Raspberry Pi Car (first project)

Hi All

I’m new to Pi (it arrived yesterday). I’m a developer by trade but have little to no knowledge on electronics. My current set of equipment is as follows:

  • Raspberry Pi 4B (8GB)
  • An official micro USB Power Supply
  • 16GB Micro SD Card
  • Raspberry Pi NoIR camera (V2) (this is working but the colour is all tinted purple).
  • Also got the [2.8 Inch Touchscreen for Raspberry Pi (XC9022) - but all I see is the top left corner of a much larger desktop so I put it on a shelf for now (if anyone knows how to configure it to view the full screen that would be great).

For now, I’ve added the Pi to my network and am using remote desktop to connect to it from my Mac and have been working on my python code which is going well.

My son and I want to build a Raspberry Pi car as a project (with face and hand recognition via the camera to get it to move).

I’m assuming I’m going to need a power source for the Pi that can make it mobile (something like the PiJuice). I’m also assuming I’m going to need a motor controller (and motors) and connecting wires and the like. I found this project link (PiJuice Robotic Project • Pi Supply Maker Zone) which seems to cover everything. But I’m not entirely sure if the setup I have currently will work with what I need to buy.

Was hoping to get some advice here around the PiJuice (before I buy it) and the controller (listed on the project link above). Will I be able to run the ‘pi’, the ‘car’ and the ‘controller’ off the PiJuice?

Also, the default battery for the PiJuice indicates around 4-6 hours of use, is there any benefit in getting a bigger batter for it?

Thanks in advance.


Hi David,

Welcome to the forums :slight_smile:

Yes, that’s normal for that camera the NoIR is short for No InfraRed filter. The normal version has an IR filter to prevent the purplish tint, but the upside of letting the IR into the camera sensor is much better low light performance.

Do you have a link to the specific one you’re using? I did a quick google, but I couldn’t find it. You’ll usually have to do some simple manual configuration to get those to work.

Re the car, this project is pretty similar:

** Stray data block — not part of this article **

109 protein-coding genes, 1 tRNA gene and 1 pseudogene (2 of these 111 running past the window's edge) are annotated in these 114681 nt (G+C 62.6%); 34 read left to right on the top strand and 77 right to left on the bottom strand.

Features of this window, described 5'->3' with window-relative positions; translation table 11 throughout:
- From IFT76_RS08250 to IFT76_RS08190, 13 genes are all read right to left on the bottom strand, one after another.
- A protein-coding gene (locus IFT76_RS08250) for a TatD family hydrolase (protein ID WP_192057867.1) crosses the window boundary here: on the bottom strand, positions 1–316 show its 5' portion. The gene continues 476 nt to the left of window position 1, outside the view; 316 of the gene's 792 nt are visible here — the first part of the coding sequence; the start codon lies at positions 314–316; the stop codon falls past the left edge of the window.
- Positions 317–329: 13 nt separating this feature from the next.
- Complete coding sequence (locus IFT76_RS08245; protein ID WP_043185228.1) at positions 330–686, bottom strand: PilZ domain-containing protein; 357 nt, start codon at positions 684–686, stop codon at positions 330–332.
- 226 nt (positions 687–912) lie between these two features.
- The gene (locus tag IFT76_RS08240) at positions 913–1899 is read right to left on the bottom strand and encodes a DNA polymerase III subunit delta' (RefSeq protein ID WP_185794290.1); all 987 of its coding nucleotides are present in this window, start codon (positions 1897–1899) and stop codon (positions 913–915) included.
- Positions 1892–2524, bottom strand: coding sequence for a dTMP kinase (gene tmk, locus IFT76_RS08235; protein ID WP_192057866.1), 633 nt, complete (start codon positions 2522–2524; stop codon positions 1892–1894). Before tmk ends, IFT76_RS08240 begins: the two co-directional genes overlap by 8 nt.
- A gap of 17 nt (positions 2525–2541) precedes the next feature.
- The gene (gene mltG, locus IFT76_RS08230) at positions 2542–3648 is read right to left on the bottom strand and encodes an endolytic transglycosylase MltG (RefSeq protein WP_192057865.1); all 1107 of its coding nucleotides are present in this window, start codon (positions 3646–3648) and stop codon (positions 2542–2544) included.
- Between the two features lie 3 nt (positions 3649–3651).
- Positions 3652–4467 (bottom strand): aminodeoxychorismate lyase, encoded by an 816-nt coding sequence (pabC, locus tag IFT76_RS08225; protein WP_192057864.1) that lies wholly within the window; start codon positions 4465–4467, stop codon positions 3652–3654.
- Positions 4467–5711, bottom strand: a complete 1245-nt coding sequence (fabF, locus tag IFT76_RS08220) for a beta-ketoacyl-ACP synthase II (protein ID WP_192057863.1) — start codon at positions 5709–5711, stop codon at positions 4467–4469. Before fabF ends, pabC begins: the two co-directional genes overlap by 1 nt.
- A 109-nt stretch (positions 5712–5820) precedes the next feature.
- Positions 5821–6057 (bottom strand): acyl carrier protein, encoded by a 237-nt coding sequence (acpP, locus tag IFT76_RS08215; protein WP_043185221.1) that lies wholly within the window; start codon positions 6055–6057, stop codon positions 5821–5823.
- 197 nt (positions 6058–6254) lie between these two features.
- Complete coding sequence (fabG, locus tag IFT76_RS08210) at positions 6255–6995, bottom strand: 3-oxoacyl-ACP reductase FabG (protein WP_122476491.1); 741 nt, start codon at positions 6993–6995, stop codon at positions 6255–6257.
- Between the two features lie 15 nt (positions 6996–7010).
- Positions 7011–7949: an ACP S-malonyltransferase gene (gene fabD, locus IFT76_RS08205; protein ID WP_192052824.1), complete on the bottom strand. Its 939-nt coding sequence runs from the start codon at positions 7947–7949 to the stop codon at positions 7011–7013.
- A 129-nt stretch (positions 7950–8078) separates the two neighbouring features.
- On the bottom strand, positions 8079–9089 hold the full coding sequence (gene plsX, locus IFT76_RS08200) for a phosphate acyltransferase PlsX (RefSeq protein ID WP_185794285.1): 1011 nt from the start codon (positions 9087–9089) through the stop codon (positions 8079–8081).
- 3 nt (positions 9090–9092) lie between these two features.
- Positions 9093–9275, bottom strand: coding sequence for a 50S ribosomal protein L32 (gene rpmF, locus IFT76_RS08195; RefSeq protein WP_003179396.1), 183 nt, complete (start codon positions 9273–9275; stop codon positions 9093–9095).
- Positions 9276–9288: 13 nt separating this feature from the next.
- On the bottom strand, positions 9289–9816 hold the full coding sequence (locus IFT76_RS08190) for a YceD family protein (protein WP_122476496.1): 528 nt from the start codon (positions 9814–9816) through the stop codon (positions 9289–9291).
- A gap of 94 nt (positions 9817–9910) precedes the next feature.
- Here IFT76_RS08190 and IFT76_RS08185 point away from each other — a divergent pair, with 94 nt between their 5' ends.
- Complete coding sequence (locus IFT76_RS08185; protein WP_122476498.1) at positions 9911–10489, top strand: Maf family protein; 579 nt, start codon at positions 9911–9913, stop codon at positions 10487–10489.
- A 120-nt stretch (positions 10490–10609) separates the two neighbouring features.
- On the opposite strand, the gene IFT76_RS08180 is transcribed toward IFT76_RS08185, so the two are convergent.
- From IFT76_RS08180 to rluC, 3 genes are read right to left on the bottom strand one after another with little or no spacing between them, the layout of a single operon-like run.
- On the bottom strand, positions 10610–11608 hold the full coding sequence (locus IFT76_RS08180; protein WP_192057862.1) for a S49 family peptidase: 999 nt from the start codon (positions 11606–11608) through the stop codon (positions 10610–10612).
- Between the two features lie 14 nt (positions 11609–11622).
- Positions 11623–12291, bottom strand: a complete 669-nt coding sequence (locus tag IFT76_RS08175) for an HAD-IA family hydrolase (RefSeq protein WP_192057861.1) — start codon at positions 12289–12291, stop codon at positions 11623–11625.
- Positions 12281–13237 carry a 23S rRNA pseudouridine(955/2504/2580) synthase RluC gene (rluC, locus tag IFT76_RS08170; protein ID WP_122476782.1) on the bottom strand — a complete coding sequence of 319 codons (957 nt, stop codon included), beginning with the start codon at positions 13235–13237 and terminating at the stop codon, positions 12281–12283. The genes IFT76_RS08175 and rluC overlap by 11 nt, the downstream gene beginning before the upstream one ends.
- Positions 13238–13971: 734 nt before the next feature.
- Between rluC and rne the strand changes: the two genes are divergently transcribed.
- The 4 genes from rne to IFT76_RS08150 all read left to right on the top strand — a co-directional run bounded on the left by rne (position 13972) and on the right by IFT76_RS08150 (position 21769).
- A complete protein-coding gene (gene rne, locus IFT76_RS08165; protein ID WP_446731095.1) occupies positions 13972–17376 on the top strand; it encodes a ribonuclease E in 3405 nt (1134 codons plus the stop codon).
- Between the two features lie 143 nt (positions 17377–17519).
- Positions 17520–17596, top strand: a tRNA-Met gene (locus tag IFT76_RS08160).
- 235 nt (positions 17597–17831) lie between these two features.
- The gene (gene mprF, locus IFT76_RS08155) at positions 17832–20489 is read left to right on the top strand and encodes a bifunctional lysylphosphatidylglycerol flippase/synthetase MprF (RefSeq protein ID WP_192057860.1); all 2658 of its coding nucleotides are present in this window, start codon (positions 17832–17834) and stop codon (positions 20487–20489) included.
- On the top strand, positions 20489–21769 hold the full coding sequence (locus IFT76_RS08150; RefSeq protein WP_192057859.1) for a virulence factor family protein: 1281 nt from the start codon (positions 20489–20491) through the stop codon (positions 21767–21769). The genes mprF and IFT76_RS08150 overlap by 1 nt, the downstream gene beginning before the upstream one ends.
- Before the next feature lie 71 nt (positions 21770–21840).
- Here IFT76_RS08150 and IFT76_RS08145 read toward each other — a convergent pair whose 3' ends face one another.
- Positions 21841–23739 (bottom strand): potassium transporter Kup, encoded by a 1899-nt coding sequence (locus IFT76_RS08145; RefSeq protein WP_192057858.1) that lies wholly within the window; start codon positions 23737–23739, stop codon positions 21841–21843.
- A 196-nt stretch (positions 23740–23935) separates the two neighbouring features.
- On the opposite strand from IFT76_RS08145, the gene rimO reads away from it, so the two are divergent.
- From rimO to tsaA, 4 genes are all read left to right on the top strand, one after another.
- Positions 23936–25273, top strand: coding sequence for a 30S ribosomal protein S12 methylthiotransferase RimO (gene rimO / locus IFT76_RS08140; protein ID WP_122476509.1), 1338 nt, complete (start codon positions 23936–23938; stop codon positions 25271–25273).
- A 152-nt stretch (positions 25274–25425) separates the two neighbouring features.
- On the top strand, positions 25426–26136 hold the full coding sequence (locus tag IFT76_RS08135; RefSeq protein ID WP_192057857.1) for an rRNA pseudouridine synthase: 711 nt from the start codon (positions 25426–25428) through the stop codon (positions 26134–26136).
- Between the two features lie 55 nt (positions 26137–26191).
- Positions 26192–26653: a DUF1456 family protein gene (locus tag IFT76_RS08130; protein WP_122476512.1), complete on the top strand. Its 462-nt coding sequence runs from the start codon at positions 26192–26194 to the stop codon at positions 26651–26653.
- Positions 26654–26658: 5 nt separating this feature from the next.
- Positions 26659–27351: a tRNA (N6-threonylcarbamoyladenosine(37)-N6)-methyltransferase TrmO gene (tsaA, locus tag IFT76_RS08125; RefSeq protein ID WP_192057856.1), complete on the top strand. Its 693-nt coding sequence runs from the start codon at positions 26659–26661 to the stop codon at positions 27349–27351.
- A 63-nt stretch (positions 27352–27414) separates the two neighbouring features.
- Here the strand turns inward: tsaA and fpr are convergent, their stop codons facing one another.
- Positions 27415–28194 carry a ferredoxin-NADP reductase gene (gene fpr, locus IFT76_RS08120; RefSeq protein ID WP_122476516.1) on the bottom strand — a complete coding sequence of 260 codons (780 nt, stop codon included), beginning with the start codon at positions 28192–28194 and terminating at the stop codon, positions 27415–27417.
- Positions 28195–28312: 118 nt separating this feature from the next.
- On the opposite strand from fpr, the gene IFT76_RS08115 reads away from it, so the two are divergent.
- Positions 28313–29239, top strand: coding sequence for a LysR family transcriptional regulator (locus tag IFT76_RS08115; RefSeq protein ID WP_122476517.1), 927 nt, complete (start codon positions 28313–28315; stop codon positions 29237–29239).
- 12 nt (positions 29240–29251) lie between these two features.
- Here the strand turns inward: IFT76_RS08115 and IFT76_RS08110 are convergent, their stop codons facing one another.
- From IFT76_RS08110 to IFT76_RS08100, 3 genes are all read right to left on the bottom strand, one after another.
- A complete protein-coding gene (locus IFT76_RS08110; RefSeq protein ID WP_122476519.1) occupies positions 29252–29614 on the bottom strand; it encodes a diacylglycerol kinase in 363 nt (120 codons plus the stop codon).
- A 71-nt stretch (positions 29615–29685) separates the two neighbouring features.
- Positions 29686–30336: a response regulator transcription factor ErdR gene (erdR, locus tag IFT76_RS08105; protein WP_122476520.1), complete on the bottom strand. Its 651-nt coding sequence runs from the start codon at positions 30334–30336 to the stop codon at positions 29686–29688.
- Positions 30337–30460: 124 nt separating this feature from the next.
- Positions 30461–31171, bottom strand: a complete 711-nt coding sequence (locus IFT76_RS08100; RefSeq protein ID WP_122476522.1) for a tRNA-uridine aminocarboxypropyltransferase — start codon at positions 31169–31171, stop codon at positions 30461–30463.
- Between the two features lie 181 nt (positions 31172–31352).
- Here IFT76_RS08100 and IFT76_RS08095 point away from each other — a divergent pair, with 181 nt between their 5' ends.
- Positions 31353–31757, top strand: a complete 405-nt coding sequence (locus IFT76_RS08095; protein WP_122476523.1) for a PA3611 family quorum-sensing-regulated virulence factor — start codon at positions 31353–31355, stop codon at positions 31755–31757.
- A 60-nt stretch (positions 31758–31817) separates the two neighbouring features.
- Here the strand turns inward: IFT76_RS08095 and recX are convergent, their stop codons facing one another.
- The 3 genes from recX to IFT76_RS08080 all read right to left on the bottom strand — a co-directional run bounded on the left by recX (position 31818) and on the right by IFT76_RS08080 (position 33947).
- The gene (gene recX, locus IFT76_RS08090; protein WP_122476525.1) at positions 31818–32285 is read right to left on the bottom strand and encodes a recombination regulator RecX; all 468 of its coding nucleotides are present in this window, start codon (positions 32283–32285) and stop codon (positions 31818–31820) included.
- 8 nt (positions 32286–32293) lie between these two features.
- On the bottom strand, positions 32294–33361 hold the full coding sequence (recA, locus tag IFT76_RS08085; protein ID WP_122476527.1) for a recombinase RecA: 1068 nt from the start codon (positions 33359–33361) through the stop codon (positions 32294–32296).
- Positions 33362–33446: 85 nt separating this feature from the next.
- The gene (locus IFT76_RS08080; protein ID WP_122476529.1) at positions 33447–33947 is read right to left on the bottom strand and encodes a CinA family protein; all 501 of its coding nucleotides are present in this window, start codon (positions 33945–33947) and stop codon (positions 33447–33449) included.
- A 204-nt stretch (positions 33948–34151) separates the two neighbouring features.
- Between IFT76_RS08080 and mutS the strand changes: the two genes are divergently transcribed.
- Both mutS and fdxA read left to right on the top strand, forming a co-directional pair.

And I recall Jim (@James46717 ) built a little Pi powered car a while ago for his grandkids to play with:

You can also get pre-built kits - so they’re worth a look at to copy. Core sell a few and you can get them from other places online too, eg.

If you’re just using the pijuice to power your Pi and will have separate batteries for the motors the standard battery will be plenty. If you’re trying to run everything off the pijuice, that’s a bit different. You probably could run everything off it like they do in that example project you linked, but it’s more a UPS just for the Pi. If you’re only using small motors and making a small cart like they are it’s probably fine, but if you want to make something faster/more powerful you might need to go a different route - so the short answer is, it depends!



Hi Oliver,

Thanks for your response, I’ll have a look at the projects you suggested.

Regarding my touchscreen display, this is the one I bought: 2.8 Inch Touchscreen for Raspberry Pi | Jaycar Electronics

It starts up, and accepts taps from the stylus - but it’s almost unusable since it’s only showing a small portion of the screen (it’s the top left so the menu is accessible - but I can’t really get anywhere with it).



Hey David,

When you have the screen turned on do you also have it connected to HDMI?
The command sudo ./LCD28-show should change the resolution if the document is correct.

PS: if you ever have to access a Pi remotely I’d go with VNC server, its super easy and saves you the hassle of wiring it up to another screen.



When I initially had the issue I was also connect to an HDMI monitor (but that screen was blank). I’ll try it again now that I’m running it headless. I’m currently using remote desktop to connect to the device so at the moment it does not have a monitor, keyboard or mouse connected -0 it’s on my network and connected to WiFi so it’s all working - would just be handy to have the screen available if I need to do something on the device (like switch WiFi networks).

Thanks for your feedback here - much appreciated.



Hey David,

As for the hand recognition, another option could be a gesture sensor: https://core-electronics.com.au/search/?q=gesture+sensor
Setting them up is quite a bit easier than training a model

As Oliver suggested I’d go with two batteries, one for the motors and one for the Pi. The 4-6 hours is based on the Pi running some remedial tasks with no peripherals, like motors sensors, etc.

If you have any other questions let us know!

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